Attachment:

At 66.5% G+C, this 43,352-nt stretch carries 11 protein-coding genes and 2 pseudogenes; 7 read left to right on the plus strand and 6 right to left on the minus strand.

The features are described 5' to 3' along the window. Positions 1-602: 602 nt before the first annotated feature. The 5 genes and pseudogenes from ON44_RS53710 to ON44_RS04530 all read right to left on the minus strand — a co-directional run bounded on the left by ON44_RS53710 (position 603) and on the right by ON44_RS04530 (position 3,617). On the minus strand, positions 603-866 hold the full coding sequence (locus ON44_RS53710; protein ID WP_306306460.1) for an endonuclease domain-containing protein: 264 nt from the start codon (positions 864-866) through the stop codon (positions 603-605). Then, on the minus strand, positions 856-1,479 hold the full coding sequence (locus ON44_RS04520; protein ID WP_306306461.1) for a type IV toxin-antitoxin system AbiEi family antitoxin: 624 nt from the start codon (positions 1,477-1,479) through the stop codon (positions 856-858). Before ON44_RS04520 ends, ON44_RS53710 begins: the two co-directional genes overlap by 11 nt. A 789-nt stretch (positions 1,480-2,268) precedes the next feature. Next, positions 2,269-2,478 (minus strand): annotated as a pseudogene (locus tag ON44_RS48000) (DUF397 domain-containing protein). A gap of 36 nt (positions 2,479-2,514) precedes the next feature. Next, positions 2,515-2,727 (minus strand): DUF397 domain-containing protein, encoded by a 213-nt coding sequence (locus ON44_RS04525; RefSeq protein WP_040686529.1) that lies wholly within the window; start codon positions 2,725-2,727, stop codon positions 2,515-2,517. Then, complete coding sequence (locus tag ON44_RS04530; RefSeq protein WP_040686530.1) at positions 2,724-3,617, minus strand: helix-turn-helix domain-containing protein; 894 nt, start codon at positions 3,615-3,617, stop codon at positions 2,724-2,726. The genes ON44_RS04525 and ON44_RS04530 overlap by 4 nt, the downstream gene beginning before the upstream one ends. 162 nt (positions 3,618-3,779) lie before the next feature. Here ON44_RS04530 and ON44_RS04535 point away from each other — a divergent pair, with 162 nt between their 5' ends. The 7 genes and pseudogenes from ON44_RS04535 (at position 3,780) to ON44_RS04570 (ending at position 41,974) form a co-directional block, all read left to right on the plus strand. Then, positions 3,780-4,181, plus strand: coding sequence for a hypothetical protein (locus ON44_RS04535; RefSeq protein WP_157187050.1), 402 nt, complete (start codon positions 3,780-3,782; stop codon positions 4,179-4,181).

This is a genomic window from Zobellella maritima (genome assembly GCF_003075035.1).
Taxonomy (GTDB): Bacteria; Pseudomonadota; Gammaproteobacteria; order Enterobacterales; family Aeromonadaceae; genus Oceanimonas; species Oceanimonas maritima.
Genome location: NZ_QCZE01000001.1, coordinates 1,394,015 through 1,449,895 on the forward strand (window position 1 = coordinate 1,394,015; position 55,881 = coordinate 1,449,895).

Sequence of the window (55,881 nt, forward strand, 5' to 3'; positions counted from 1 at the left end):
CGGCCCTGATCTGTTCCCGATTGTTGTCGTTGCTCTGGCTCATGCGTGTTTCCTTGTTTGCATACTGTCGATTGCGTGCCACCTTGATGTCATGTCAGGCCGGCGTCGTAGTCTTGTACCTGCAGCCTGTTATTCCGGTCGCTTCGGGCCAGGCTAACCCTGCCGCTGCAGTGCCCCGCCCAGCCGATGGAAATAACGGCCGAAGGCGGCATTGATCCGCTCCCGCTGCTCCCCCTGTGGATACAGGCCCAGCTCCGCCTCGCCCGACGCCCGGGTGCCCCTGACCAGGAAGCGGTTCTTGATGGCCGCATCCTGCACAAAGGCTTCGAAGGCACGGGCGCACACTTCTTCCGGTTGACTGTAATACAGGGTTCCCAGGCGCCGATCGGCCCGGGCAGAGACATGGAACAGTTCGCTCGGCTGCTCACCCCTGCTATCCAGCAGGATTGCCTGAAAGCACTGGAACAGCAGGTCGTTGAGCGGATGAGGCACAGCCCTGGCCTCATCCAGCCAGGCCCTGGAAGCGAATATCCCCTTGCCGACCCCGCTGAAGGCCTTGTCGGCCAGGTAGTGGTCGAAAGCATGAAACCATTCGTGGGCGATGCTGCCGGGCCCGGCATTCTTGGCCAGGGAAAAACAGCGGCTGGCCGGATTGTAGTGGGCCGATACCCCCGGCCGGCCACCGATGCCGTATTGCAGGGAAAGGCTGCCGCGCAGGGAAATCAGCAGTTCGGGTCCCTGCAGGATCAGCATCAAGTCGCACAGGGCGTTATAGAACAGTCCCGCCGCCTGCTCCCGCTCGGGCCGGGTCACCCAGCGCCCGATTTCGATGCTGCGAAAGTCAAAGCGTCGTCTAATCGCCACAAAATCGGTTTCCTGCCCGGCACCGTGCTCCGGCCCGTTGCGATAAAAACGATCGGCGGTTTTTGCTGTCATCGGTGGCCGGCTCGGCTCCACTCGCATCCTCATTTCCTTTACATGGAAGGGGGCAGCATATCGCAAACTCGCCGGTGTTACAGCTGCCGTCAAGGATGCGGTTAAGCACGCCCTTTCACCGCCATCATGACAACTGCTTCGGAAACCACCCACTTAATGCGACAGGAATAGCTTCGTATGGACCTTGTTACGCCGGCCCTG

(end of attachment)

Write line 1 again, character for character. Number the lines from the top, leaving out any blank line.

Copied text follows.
At 66.5% G+C, this 43,352-nt stretch carries 11 protein-coding genes and 2 pseudogenes; 7 read left to right on the plus strand and 6 right to left on the minus strand.